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Congressman Elijah Cummings Dies At 68; Pelosi Capitalizes on White House Photo Meant to Troll Her; Acting WH Chief of Staff Mick Mulvaney Speaks. Aired 12:30-1p ET

Aired October 17, 2019 - 12:30   ET


[12:30:00] DANA BASH, CNN CHIEF POLITICAL CORRESPONDENT: -- by their own account, we're best friends. And Elijah Cummings could not be more different politically from him, and it's actually -- you know, it's unfortunate that we have to have these moments to remember, even though things are so bad, and you don't have the relationships, not even close to what they used to be across party lines even a decade ago. But they do still exist, despite what you see in public. These are human beings and today we lost a big one.

JOHN KING, CNN HOST: I just want to read, this is part of an emotional and powerful Twitter string from Trey Gowdy, former Republican congressman, a former member of that Oversight Committee. We saw so much of Chairman Cummings who was about -- now it's held up by (INAUDIBLE), who was about to join the president's legal defense team in the middle of the impeachment inquiry. So about to become a partisan warrior on the part of the president.

"We never he never had a crossword outside of a committee room. He had a unique ability to separate the personal from the work. The story of Elijah's life would benefit everyone regardless of political ideation."

"He beat the low expectations of that former school employee who told Elijah to abandon the dream of being a lawyer, that he would never become a lawyer, to settle for a job with his hands and not his mind."

"Elijah loved telling the story because that school employee wound up being Elijah's first client as a lawyer."

JULIE HIRSCHFELD DAVIS, CNN POLITICAL ANALYST: Yes, I mean, so striking in particular because as you said, former congressman Gowdy was one of the members of that Benghazi committee which was so contentious. And, you know, Elijah Cummings could get really fiery and really worked up when principles were at stake, when he felt strongly about something, when he felt that the Republicans were in the wrong or his own party was in the wrong. But that was clearly such a heartfelt thing.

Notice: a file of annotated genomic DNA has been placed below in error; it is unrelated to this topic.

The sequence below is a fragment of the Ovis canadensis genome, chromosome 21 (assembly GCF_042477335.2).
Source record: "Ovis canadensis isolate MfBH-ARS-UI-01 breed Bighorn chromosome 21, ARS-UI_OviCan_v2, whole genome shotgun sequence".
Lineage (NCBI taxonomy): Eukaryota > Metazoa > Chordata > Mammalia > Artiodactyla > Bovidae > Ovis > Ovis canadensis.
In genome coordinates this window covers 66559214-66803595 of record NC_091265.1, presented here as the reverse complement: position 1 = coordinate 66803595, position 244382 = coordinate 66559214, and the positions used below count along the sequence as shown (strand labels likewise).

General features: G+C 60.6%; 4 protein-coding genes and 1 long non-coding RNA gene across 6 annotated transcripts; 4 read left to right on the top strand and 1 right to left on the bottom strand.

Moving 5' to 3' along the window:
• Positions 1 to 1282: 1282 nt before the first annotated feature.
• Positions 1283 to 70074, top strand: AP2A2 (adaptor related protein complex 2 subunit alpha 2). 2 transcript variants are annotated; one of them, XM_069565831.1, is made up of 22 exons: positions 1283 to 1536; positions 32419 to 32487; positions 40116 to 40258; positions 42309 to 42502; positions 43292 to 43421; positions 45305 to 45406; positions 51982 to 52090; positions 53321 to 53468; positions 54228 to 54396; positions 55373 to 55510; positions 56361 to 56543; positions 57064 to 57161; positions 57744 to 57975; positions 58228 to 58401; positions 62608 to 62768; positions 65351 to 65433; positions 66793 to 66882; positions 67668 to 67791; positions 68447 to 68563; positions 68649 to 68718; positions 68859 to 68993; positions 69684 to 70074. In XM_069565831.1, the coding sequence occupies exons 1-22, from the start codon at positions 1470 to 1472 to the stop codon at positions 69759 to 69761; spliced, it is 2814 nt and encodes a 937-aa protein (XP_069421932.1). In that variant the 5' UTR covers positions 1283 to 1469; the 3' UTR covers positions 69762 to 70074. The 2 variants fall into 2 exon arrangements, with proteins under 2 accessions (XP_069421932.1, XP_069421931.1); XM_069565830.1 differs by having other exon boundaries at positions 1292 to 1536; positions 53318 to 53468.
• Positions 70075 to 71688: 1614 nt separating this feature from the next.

I'll just say, when I was a young reporter working for the Baltimore Sun, Elijah Cummings was one of the first members of Congress I met. And I was always struck by how he was -- he just felt deeply about being a just and fair member of Congress on big national issues but also he just -- was passionate about his district. He was passionate about Baltimore. If you recall when President Trump insulted Baltimore earlier this year, he -- you know, he thought -- he said, I have a constitutional duty to look into, you know, impeachment and the like, but I have a moral duty to my constituents.

And you always really felt like he felt both of those things really strongly and worked really hard on them.

KING: It gets forgotten sometimes because Nancy Pelosi is speaker of the House, Nancy Pelosi, a congresswoman from San Francisco but Nancy Pelosi is a daughter of Baltimore, Maryland. She had this to say this morning about her friend.


REP. NANCY PELOSI (D-CA): Revered and respected colleague, congressman, Mr. Chairman Elijah Cummings of Maryland, my brother in Baltimore. He was -- in the Congress, Elijah was considered a north star. He was a leader of towering character and integrity. He always strove to reach across the aisle and treat all of our colleagues with respect and even had a dialogue with the president for a while on this subject. So it would be very appropriate that HR-3 would now be the Elijah Cummings.